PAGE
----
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Three Key Longings of Humankind Related to Ageing Seen Through the Lenses of Contemporary Gerontology. Eternal Youth, Immortality, and Wisdom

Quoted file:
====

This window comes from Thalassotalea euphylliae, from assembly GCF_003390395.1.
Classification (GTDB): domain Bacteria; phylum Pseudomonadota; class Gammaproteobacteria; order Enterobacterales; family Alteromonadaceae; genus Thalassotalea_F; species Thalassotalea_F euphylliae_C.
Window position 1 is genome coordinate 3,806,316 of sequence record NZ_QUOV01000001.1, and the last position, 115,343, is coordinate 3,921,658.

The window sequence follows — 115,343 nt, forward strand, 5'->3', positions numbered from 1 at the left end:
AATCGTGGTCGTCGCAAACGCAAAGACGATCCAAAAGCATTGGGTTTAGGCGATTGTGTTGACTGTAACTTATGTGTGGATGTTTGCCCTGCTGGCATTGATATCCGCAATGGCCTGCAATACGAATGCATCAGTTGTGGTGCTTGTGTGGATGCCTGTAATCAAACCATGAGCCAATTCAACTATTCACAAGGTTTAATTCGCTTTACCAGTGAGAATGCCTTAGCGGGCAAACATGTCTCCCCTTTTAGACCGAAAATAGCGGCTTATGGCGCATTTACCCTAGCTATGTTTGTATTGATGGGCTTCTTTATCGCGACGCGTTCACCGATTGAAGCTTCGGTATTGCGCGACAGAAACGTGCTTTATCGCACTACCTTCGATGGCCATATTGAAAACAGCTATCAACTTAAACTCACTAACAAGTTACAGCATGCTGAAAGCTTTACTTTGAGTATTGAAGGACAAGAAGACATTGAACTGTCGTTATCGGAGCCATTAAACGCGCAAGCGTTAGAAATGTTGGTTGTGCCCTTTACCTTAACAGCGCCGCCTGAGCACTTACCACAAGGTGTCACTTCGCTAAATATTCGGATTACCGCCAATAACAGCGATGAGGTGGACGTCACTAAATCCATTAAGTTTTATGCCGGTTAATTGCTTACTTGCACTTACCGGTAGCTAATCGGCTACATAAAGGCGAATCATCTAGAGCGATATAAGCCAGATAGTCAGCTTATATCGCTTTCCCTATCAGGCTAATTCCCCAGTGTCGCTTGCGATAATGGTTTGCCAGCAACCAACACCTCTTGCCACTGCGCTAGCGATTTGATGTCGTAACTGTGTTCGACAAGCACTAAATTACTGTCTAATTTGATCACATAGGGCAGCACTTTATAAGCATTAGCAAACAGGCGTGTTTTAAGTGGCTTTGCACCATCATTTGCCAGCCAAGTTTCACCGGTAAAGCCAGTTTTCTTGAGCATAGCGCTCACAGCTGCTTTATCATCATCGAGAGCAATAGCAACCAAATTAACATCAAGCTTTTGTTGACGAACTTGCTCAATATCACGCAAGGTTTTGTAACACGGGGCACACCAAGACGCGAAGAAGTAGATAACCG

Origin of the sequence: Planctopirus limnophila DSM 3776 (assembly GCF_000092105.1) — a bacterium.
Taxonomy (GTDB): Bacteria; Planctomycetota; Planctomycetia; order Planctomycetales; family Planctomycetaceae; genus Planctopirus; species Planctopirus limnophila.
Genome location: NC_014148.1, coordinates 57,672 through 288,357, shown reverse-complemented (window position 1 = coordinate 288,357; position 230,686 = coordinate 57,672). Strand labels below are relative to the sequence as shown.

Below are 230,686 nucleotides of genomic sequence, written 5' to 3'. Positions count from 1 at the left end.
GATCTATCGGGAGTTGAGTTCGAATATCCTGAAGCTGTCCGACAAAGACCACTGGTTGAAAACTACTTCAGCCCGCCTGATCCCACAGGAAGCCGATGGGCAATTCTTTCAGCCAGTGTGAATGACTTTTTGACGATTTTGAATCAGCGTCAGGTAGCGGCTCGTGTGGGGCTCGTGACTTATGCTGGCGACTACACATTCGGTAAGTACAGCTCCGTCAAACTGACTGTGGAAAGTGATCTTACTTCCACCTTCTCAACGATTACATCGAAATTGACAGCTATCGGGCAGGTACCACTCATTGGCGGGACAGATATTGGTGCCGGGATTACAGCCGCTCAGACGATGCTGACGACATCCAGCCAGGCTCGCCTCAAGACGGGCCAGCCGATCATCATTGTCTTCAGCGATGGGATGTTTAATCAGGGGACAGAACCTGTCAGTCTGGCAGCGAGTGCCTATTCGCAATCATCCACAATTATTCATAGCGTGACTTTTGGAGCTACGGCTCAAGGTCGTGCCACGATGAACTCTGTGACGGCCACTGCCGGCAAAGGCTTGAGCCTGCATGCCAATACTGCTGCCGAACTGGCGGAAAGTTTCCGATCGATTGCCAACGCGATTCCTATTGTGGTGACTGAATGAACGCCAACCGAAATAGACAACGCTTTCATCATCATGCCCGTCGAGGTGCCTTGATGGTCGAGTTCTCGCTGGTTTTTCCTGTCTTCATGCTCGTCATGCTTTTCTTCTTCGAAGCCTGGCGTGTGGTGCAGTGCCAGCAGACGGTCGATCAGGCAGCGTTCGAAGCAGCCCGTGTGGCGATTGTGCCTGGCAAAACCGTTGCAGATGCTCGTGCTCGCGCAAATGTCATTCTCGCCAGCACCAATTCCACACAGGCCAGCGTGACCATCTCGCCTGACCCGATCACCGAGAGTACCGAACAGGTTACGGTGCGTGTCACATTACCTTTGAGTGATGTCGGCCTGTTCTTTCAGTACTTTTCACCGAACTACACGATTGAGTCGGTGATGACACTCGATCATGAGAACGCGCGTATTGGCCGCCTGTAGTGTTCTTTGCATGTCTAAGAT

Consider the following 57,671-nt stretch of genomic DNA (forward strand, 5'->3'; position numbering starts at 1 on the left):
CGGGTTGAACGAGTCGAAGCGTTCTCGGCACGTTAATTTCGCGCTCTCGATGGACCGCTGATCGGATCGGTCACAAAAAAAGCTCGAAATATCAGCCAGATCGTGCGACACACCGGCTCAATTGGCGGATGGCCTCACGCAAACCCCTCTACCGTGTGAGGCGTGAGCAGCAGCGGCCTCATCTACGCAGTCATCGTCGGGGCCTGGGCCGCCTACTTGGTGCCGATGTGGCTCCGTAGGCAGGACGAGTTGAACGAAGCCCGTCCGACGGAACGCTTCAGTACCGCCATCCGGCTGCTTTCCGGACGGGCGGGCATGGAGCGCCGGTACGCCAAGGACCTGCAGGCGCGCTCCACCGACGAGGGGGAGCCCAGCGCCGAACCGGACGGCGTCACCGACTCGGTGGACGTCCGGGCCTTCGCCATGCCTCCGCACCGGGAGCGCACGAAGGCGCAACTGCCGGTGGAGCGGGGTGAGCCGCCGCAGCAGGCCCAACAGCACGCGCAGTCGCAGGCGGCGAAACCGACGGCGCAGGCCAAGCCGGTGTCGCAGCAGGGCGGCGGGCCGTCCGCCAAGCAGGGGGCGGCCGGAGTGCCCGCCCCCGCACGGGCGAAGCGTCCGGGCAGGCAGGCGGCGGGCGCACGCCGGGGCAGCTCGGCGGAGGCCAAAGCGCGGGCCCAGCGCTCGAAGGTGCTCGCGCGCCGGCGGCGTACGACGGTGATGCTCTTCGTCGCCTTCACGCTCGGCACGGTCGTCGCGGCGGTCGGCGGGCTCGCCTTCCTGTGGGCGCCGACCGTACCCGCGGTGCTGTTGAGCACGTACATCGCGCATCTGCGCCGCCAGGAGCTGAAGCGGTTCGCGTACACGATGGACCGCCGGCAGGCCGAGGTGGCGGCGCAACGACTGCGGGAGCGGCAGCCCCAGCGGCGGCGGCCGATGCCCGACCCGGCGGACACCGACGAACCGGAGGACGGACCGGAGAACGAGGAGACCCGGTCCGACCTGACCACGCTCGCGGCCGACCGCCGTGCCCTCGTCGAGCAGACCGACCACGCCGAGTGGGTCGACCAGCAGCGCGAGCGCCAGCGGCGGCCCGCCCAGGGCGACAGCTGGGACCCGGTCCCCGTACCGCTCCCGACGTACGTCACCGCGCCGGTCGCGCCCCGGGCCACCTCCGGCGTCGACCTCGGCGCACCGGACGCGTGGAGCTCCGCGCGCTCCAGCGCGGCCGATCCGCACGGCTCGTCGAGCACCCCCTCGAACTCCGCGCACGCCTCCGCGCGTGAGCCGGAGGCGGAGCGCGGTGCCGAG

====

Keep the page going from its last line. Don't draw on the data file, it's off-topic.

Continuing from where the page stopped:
Abstract Biological, behavioural, and social ageing research is wellestablished as an important and necessary conceptual and empirical substance in ageing science. The current work aims to transcend this now classic biopsychosocial model by making explicit linkages with the humanities, and with history in particular. The chapter commences with input on three key longings of humankind across history as related to ageing, i. e., (1) the striving for eternal youth while getting older, (2) getting older, but having immortality, and (3) becoming wiser with age. Once these longings are described with the aid of a selection of historical examples, they are juxtaposed with key findings and enduring issues in contemporary gerontology. With respect to the longing for eternal youth, research shows that we see increasing lengths of phases characterised by relatively high cognitive and physical functioning in the later human lifespan. Additionally, successful biobehavioural interventions can to some extent be interpreted as serious indications that ageing may be further slowed down in the future. In some contrast to this ‘controlled optimism’ the long for wisdom increasing with age does not seem to be validated by concurrent empirical research. In conclusion, the emerging – rather ambivalent – picture does not confirm any of the longings, but the existing evidence suggests that we have come closer to fulfilling such longings than ever before in history.